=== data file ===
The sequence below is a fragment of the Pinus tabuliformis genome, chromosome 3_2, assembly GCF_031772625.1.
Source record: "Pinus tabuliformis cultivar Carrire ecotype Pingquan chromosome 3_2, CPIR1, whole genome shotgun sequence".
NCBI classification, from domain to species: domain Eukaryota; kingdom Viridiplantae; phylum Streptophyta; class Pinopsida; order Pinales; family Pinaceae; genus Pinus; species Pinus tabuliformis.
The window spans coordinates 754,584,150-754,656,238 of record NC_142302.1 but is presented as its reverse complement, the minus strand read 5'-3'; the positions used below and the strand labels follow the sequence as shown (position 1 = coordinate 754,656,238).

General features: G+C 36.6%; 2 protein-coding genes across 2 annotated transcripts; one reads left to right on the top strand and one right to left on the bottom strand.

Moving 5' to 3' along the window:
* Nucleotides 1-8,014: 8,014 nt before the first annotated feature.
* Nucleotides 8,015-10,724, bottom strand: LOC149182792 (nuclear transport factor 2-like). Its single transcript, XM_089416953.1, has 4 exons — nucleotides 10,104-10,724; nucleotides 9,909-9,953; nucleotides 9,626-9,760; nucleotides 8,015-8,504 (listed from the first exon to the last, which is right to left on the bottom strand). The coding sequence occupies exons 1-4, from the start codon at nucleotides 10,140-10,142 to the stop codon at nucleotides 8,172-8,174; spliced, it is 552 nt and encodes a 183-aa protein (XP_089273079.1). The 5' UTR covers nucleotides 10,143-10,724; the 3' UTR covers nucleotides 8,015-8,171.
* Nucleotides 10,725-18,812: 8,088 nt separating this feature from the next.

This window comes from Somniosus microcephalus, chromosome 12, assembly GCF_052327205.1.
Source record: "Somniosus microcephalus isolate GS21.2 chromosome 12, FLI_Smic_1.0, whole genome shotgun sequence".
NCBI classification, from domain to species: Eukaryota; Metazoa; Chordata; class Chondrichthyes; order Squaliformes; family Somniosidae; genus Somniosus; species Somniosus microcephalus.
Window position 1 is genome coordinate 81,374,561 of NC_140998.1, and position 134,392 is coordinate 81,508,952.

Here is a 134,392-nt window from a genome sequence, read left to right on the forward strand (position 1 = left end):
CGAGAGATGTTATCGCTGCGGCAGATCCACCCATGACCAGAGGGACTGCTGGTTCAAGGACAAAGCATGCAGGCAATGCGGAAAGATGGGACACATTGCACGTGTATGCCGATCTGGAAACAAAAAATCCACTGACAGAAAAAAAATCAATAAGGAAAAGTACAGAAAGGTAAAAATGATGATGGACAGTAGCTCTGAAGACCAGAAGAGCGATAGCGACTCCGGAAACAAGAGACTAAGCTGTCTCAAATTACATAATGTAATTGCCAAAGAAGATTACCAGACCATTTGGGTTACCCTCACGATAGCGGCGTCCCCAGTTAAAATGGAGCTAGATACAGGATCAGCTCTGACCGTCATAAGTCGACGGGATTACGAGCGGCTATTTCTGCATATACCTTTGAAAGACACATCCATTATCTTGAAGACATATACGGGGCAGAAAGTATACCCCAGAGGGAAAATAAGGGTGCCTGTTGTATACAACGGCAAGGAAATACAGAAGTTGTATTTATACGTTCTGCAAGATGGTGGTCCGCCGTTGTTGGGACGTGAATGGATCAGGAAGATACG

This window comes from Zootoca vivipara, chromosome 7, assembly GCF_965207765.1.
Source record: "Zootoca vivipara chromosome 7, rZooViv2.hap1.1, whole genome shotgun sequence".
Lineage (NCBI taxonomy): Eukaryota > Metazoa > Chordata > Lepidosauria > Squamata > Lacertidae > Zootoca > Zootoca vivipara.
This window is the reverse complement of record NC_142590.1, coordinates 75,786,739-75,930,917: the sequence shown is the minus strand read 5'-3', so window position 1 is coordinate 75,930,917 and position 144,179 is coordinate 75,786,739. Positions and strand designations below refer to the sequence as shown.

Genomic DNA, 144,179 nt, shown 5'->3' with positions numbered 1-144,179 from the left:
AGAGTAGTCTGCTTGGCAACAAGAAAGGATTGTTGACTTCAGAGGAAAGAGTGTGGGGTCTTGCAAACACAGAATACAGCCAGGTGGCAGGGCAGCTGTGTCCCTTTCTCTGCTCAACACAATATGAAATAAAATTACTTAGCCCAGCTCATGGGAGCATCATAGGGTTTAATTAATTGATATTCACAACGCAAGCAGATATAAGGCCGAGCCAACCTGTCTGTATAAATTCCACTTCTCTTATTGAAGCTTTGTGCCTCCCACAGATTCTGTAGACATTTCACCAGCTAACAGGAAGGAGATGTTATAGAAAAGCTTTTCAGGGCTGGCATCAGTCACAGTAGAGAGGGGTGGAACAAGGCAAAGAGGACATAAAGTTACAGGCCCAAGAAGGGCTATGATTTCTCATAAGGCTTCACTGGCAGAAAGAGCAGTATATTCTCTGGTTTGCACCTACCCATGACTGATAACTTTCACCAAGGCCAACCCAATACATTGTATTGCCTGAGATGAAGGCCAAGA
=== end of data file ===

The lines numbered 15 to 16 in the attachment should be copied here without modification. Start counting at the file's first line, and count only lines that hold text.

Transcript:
CGAGAGATGTTATCGCTGCGGCAGATCCACCCATGACCAGAGGGACTGCTGGTTCAAGGACAAAGCATGCAGGCAATGCGGAAAGATGGGACACATTGCACGTGTATGCCGATCTGGAAACAAAAAATCCACTGACAGAAAAAAAATCAATAAGGAAAAGTACAGAAAGGTAAAAATGATGATGGACAGTAGCTCTGAAGACCAGAAGAGCGATAGCGACTCCGGAAACAAGAGACTAAGCTGTCTCAAATTACATAATGTAATTGCCAAAGAAGATTACCAGACCATTTGGGTTACCCTCACGATAGCGGCGTCCCCAGTTAAAATGGAGCTAGATACAGGATCAGCTCTGACCGTCATAAGTCGACGGGATTACGAGCGGCTATTTCTGCATATACCTTTGAAAGACACATCCATTATCTTGAAGACATATACGGGGCAGAAAGTATACCCCAGAGGGAAAATAAGGGTGCCTGTTGTATACAACGGCAAGGAAATACAGAAGTTGTATTTATACGTTCTGCAAGATGGTGGTCCGCCGTTGTTGGGACGTGAATGGATCAGGAAGATACG

This window comes from Zootoca vivipara, chromosome 7, assembly GCF_965207765.1.